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Thursday, April 12, 2018

The Facts About Snow Mould

Spring is on the way! And the warmer temperatures provide the perfect conditions for melting snow on lawns and driveways.

As much as we are jumping for joy for this, hiding beneath larger piles of snow is a less than welcome sign of spring – a fungus called snow mould. Spores from the mould can cause sneezing, wheezing, itchy eyes and, in more severe cases, trouble breathing. Spores are the reproductive cells of the mould.

It’s something that comes around every year. It likes the cold. It thrives in the zero-to-seven-degrees temperature range and it likes environments where there is plenty of organic material. The trick is to get the snow to melt quickly. As soon as the snow is exposed to good temperatures, the mould doesn’t survive.

Snow mould spores are not in the snow but grow in the moist soil underneath. Once the snow melts, the mould leaves circular grey or pink patches of unhealthy looking grass. But by that point, the spores have escaped into the air.

Is snow mould preventable? You bet! The best way to prevent snow mould is to spread snowdrifts out instead of leaving them piled up. Also, not mulching the lawn in the fall, cutting the grass short and getting rid of damp leaves also helps to prevent snow mould.

If people find their yard infected by snow mould, it helps to rake the affected patches gently to loosen up matted areas and promote drying. People should wear masks while raking, as loosening the mould up may cause them to inhale it. Even when not allergic to snow mould, people should keep their house and yard clean and mould free.


Tuesday, March 6, 2018

5 Steps Every Homeowner Should Take After A Blizzard

The storm has passed, but its dangers haven't. Here's how to keep your home, your property and even your neighbors safe and sound after a blizzard.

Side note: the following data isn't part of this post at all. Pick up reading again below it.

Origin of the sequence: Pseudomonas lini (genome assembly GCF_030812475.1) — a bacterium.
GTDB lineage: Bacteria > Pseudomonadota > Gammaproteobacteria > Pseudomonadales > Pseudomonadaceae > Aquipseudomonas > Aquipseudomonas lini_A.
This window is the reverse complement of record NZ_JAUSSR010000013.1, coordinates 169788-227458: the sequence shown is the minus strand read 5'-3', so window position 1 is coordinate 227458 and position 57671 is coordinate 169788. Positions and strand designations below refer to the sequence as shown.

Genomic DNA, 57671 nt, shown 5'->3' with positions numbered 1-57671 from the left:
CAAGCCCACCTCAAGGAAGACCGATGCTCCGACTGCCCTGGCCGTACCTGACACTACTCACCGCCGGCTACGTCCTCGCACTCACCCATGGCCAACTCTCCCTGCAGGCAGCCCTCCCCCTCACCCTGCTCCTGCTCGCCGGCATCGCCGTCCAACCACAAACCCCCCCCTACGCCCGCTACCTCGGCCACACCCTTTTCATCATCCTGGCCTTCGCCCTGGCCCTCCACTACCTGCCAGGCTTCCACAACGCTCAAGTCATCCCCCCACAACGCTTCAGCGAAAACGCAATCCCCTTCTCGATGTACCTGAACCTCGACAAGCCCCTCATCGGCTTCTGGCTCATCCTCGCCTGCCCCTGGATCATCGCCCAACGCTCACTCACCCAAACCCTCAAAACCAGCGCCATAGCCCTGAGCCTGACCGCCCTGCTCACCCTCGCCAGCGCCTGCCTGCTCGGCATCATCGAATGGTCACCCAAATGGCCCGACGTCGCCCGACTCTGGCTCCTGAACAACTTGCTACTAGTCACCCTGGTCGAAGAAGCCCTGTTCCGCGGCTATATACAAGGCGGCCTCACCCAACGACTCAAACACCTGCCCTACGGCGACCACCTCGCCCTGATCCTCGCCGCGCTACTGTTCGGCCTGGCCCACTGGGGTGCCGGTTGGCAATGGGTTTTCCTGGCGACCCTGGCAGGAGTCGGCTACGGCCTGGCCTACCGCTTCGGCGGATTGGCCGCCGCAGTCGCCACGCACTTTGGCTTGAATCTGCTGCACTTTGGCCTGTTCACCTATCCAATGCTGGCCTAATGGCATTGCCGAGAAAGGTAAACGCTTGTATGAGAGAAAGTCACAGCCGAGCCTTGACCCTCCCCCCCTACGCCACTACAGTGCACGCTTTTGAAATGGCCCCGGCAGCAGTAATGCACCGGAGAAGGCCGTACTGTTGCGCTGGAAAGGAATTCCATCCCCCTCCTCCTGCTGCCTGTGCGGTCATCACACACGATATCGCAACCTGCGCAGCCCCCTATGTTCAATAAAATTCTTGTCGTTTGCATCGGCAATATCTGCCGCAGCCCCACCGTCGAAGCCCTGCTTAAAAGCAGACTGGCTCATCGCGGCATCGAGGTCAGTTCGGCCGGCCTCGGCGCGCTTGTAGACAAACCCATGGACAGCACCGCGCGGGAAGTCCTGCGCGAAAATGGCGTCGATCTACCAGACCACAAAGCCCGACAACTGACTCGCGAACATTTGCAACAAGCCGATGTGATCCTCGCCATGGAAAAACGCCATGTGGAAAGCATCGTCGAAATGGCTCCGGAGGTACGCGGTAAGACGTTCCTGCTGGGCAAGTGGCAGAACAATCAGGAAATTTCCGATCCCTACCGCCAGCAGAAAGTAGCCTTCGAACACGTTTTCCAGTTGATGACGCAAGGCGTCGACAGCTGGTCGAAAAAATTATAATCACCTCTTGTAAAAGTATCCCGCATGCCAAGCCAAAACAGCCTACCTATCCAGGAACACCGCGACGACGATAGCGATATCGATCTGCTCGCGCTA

In addition to beauty, quiet, and days off from school, a heavy snowstorm brings a range of hazards to homes and property, some of which can cause expensive damage or endanger your family. These five steps will help you keep your home and your family safe.

1. Lighten the load on the roof


Head outside and walk the perimeter of your house, looking at the roof line. Are your gutters and eaves decked in icicles? Your roof may be forming an ice dam, where ice freezes into hard ridges that prevent snow melt from draining off your roof. Without anywhere to go, water will find its way into your home. Extreme snowstorms can also stress the roof through the weight of the snow. This is especially true as old snow compacts under fresh snow in subsequent storms. 

If you live in a single-story home, you can help prevent ice dams and reduce stress on your roof by removing snow with a roof rake. If your house is more than one floor, or if you suspect an ice dam has already formed, contact a professional rather than trying to handle it yourself.

2. Clear your walkways


In many cases, property owners may be liable for healthcare costs or other damages if anyone - including neighbors, postal carriers, and solicitors - slips or falls on their property's wintry walkways. In order to prevent injuries to your family and others, make sure to buy a snow shovel and stock up on ice melt before the start of winter, and clear your walkways promptly after a storm. 

If you know a snowstorm is coming, applying ice melt ahead of time can make the removal process easier since it lowers the freezing point of water. When it's time to clear the walkways, shovel away the bulk of the snow first. Then, spread a layer of ice melt and wait for chemistry to kick in. As residual ice and packed snow start to melt, remove it with a shovel or broom, and apply a final layer of ice melt to prevent it from re-freezing. Adding a layer of sand can provide traction, too.

Pro Tip: Commercial ice melt tends to be gentler on plants and landscaping than salt, and there are pet-safe formulations as well. But if you're caught by surprise - or if the winter is so brutal that there's no ice melt to be found - rock salt also works well in a pinch.

3. Clear snow and ice from furnace vents


Because most ways of heating a home can produce deadly carbon monoxide gas, cases of carbon monoxide poisoning tend to spike in winter. This is especially true following heavy snow and ice events because the vents that carry carbon monoxide out of the home can become blocked by snow or freeze over. Gently remove snow from furnace vents, keeping the openings clear so that gasses can vent properly. Remove snow from around your gas, electric, and water meters as well.


4. Check your trees